This might not seem like the ideal moment, at least in the Bay Area, to post a recipe about soup. It has been suffocatingly hot here all week, exacerbated by the fact that ours are not apartments or businesses or schools—or people, for that matter—made for the heat. But you can eat this soup not only hot but also cold, a feature that might be helpful to those of you who have wildly variable temperatures from one day to the next, which seems to be not just Midwesterners but rather most of us of late. I have heard, though, that cooler days are ahead, a suggestion supported by the refreshingly cold fog last night in San Francisco, the one that felt like a blessed relief from the hot day it punctuated and sparked daydreams about late-night whiskey and a renewed affection for sweaters and tea.
Besides, this is that moment, heat wave or no, when the transition from summer to fall begins. It was about two weeks ago that I first felt it. Despite warm temperatures, it was clear that something had changed, in the way the breeze felt as it brushed past me, in the smell of the air. It’s hard to put a finger on what really changes, but I’m always comforted when I feel it in my bones.
I love summer, of course, desperately and passionately, like a teenage romance, like ice cream and sparklers and boisterous backyard parties. But I love autumn, too, with a quiet, steady love, welcome like aging and wisdom, when I’ve become weary of chasing summer bliss and the effort required to stay on top of the fun. I’m eager for soup and the sturdiness of squash and tights and scarves. I love the changing colors of the leaves, and we’re planning a trip north in coming weeks, where I hear the whole thing is a bit more stunning. We made a tradition of this when I was little, the beloved “color tour” ritual that we practiced each autumn. We would jump in the car and head north (the proper direction in Michigan as well!), where the trees would be on fire with red and orange and burnished copper. As we drove, we’d watch the dense forests rushing past like a brilliant sweep of watercolors, my sister and me cozy and happy in the back seat of the car. It seems fair to say that the dual feelings of comfort and adventure, which I think may peak during childhood, are perfectly captured in that memory.
But I’m getting ahead of myself. We’re not quite there yet, out in the throes of autumn, but right this minute is the perfect and only moment for those lovely soups that can be whipped up from summer produce: pappa al pomodoro, tomato soup made from real tomatoes, zucchini soup zipped through with lemon and cream. And this, of course: sweet corn soup, a rather ideal representation of the category. It tastes like the very essence of corn, and thus of August itself, but it’s warming and comfortable, too, a harbinger of what’s to come. It’s flexible—open to elaborate garnish or a simple drizzle of oil, delicious whether served either hot or cold. And this is, in fact, the very trait we ourselves need in this transitional time. If you’re not feeling ready, this soup might help.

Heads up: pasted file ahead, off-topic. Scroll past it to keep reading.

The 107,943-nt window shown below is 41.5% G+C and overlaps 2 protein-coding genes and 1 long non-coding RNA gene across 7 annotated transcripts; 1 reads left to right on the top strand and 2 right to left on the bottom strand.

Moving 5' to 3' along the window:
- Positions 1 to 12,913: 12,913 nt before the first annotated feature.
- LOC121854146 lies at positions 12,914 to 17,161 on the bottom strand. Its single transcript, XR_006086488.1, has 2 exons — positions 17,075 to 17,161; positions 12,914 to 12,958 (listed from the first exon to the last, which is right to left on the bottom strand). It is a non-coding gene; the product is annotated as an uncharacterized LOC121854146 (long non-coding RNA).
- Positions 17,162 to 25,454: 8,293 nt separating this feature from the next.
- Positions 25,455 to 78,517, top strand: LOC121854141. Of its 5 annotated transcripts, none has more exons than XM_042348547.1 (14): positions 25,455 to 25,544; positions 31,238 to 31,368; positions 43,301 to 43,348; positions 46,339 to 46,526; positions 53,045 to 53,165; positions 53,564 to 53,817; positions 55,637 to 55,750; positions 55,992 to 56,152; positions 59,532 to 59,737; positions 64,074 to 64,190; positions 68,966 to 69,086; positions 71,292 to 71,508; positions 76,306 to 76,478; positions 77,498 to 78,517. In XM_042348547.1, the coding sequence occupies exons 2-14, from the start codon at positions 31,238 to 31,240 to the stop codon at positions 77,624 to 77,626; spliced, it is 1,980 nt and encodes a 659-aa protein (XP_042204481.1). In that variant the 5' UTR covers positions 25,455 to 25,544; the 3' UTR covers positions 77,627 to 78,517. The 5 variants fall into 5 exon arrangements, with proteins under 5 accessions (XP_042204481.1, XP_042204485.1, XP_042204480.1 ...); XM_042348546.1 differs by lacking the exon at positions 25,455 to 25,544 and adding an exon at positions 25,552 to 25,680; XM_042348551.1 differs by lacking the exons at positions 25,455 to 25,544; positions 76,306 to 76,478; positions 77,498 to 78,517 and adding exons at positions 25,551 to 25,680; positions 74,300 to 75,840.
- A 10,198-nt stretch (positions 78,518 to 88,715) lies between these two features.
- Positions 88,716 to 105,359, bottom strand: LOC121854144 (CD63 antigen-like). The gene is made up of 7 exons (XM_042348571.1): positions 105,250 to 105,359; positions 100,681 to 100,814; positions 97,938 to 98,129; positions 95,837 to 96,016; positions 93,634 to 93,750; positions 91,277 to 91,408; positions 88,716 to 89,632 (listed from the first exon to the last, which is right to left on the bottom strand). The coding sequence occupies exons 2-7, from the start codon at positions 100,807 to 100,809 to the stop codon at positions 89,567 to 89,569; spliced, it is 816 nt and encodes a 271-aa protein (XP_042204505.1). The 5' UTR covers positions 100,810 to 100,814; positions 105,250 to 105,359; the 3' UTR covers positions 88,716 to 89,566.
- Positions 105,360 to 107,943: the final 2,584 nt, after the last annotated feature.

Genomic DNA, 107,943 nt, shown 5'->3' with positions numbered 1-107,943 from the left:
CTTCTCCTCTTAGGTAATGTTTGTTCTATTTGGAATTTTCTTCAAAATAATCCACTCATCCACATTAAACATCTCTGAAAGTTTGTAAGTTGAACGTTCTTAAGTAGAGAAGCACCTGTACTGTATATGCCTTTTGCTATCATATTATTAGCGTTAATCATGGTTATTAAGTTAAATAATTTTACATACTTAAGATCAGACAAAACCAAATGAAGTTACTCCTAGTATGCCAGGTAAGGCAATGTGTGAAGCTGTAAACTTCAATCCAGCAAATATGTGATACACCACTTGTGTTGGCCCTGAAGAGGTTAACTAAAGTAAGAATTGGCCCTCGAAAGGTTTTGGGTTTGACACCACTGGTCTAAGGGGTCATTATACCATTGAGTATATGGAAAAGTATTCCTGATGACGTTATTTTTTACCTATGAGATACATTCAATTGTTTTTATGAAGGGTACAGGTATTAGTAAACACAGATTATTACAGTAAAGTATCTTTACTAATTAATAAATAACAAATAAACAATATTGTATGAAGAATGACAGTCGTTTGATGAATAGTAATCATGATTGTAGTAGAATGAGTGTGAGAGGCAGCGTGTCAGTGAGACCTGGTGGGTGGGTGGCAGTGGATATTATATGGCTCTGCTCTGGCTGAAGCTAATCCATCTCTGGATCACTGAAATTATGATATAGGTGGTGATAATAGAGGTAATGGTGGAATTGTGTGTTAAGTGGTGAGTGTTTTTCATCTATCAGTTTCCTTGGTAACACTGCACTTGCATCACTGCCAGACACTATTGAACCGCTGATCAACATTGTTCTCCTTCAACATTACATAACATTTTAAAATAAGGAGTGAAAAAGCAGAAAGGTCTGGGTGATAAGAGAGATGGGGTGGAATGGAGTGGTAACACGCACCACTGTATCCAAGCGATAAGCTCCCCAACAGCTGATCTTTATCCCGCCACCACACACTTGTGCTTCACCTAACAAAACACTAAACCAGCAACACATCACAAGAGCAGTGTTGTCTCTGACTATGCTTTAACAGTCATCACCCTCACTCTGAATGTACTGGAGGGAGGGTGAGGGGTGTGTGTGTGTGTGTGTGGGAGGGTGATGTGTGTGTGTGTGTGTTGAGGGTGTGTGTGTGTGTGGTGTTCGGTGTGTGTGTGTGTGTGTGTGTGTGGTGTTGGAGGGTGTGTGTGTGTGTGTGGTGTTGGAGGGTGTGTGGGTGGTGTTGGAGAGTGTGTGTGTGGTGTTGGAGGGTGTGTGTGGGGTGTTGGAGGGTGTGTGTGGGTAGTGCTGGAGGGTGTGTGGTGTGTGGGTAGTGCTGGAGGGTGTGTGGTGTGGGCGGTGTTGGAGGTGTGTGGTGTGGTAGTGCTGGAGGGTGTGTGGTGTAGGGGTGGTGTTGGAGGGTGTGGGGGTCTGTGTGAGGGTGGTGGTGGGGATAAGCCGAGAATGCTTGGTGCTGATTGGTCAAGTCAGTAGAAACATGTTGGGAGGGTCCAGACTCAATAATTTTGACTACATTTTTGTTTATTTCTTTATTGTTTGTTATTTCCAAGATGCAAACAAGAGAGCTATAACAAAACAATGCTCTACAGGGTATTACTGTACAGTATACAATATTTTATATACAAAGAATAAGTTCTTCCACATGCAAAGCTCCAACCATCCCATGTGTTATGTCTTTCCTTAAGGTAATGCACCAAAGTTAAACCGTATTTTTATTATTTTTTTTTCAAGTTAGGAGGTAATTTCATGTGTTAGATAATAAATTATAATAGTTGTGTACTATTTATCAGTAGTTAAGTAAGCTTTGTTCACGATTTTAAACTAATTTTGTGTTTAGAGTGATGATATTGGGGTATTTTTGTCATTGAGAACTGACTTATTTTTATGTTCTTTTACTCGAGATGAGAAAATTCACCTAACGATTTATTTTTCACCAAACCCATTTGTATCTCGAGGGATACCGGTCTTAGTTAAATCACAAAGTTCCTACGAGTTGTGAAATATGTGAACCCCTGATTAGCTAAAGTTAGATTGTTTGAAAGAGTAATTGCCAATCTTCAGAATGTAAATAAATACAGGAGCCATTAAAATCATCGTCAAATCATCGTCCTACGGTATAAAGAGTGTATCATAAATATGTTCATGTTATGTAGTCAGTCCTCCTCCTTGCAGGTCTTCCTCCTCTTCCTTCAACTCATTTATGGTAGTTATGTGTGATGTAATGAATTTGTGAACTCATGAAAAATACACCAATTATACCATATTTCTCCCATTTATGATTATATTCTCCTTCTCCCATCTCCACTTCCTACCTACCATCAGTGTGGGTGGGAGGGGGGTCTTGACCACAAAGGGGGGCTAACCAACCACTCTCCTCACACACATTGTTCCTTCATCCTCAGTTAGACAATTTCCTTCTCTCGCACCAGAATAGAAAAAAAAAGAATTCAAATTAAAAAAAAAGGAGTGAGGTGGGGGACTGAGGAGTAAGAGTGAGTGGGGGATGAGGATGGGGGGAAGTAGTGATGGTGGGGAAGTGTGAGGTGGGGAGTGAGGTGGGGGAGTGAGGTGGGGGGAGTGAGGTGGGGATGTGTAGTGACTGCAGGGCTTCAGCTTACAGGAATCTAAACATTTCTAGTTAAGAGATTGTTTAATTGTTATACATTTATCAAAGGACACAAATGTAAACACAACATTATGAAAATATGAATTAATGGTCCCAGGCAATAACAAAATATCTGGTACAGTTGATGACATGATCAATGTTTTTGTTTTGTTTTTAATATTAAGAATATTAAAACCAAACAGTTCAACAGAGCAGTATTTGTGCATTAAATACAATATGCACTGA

Sweet Corn Soup with Black Sesame Gomasio & Basil
Barely adapted from Amy Chaplin’s At Home in the Whole Foods Kitchen
The original recipe calls for chives, but I had basil on hand and love the obvious-but-delicious pairing with corn. Gomasio is a fun and very tasty touch. I think toasted pepitas or little edible flowers would be lovely atop, too.
I’d heard of using corn cobs to make a more flavorful stock or soup, but this was the first time I tried it. It’s a brilliant way to use something that might otherwise go to waste, and I think it makes a huge impact on the flavor of the soup.
2 tablespoons extra virgin olive oil
1 medium onion, diced
4 large cloves garlic, minced
1 teaspoon sea salt, plus more to taste
5 cups sweet corn kernels (from 5-6 ears), 3 cobs reserved for cooking soup
4 bay leaves
5 cups water
Freshly cracked black pepper
Black sesame seeds, toasted
1 small bunch basil, leaves cut in a chiffonade
TO MAKE THE SOUP
In a large pot over medium heat, warm the olive oil. Add the onion and sauté for 5 minutes, or until golden. Toss in the garlic and salt and cook for another 2 minutes. Add the corn kernels, bay leaves and water. Break the reserved cobs in half and add them to the pot as well. Raise the heat and bring the soup to a boil. Cover the pot, reduce the heat to low and simmer for 20 minutes, until the corn is bright yellow and fully cooked.
Remove the corn cobs and bay leaves. In an upright blender, purée the soup in batches on the highest speed for 1 or 2 minutes, until completely smooth. Season to taste.
Serve topped with cracked pepper, gomasio (recipe follows) and basil.
TO MAKE THE GOMASIO
To make the black sesame gomasio, start by toasting the seeds. It’s helpful to rinse them first. I like to toast them in a dry sauté pan over a medium flame or in a 300 degree oven. Allow the seeds to cool, then put a few tablespoons in a mortar along with a pinch of salt. Crush the seeds with the pestle, until coarsely ground. Keep any remaining gomasio in a sealed container for up to a month; it will keep best in the refrigerator.